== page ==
Seeing your Chihuahua have a seizure can be a pretty scary experience. Thankfully, most seizures will resolve within a few minutes. Get immediate veterinary attention for your dog's first seizure, or for any seizure lasting longer than is usual for your pet.
Hypoglycemic seizures occur when a dog's blood sugar falls to below normal levels. Chihuahuas are susceptible to hypoglycemia because of their low body weight. The tiniest Chihuahuas, sold as "teacup" Chihuahuas (though this size is not officially recognized), are even more at risk. The dogs' lack of muscle mass means that they cannot store and regulate glucose as well as larger dogs. Dogs with diabetes may experience hypoglycemic seizures if their insulin levels are poorly controlled.
Seizures can be a symptom of a brain tumor. Any breed can be affected by brain tumors, and Chihuahuas are not at any greater overall risk as a breed. Brain tumors are most common in dogs older than five years. Seizures are commonly one of the earliest symptoms associated with a brain tumor. Your veterinarian can investigate by taking X-rays of the skull or the chest. It is often easier to detect tumors that have spread to the lungs than it is to see tumors in the brain itself.
Epilepsy is usually diagnosed when a Chihuahua has a pattern of recurring seizures with no apparent underlying cause such as diabetes or a brain tumor. An epileptic Chihuahua experiencing more than one seizure per month is likely to be put on a regimen of antiseizure medication. Chihuahuas with epilepsy can live long and happy lives if their seizures are brought under control.
Prevention and Response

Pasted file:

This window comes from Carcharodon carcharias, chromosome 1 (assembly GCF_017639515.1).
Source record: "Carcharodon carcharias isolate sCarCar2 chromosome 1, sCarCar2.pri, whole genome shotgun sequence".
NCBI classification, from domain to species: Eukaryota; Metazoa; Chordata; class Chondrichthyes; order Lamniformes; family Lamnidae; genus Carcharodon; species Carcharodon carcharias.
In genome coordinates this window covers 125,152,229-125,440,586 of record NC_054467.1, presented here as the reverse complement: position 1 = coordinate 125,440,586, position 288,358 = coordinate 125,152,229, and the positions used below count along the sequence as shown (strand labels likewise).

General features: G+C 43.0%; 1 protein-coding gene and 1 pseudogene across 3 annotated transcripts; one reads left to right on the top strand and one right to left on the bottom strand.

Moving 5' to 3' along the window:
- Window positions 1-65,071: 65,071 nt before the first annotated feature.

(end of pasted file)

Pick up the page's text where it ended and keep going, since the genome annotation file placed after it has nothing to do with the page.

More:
The chances of your Chihuahua's having a seizure are lower if the dog is well rested and fed regularly. Increased stress can increase the likelihood of a seizure, so try to reduce stress in your dog's daily life. Feed a Chihuahua several small meals and snacks throughout the day, instead of one large meal. This will help keep her blood sugar levels more constant. If your Chihuahua does have a seizure, remove her from any immediate physical dangers, such as an open fireplace or uncovered swimming pool. Remove other pets from the area, and eliminate sources of stress and noise, such as television or bright lights. Place soft blankets or pillows around your dog's body, and allow her plenty of time to sleep off the aftereffects of the seizure once she recovers. Sleepiness after a seizure is normal.
Always check with your veterinarian before changing your pet’s diet, medication, or physical activity routines. This information is not a substitute for a vet’s opinion.
Jae Allen has been a writer since 1999, with articles published in "The Hub," "Innocent Words" and "Rhythm." She has worked as a medical writer, paralegal, veterinary assistant, stage manager, session musician, ghostwriter and university professor. Allen specializes in travel, health/fitness, animals and other topics.